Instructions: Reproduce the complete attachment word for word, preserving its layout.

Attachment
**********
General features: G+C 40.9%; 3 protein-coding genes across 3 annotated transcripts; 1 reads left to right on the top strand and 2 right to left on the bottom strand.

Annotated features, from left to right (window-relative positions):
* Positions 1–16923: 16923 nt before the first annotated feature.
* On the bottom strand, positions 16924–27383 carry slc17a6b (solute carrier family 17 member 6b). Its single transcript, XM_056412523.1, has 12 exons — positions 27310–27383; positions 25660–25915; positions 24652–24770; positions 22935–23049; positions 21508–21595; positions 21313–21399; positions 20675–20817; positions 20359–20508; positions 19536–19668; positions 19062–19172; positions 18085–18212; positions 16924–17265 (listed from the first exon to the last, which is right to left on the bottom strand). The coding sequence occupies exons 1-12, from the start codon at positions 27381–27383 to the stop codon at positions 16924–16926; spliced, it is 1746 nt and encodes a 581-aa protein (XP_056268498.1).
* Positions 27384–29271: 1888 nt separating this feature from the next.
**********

General features: G+C 40.9%; 3 protein-coding genes across 3 annotated transcripts; 1 reads left to right on the top strand and 2 right to left on the bottom strand.

Annotated features, from left to right (window-relative positions):
* Positions 1–16923: 16923 nt before the first annotated feature.
* On the bottom strand, positions 16924–27383 carry slc17a6b (solute carrier family 17 member 6b). Its single transcript, XM_056412523.1, has 12 exons — positions 27310–27383; positions 25660–25915; positions 24652–24770; positions 22935–23049; positions 21508–21595; positions 21313–21399; positions 20675–20817; positions 20359–20508; positions 19536–19668; positions 19062–19172; positions 18085–18212; positions 16924–17265 (listed from the first exon to the last, which is right to left on the bottom strand). The coding sequence occupies exons 1-12, from the start codon at positions 27381–27383 to the stop codon at positions 16924–16926; spliced, it is 1746 nt and encodes a 581-aa protein (XP_056268498.1).
* Positions 27384–29271: 1888 nt separating this feature from the next.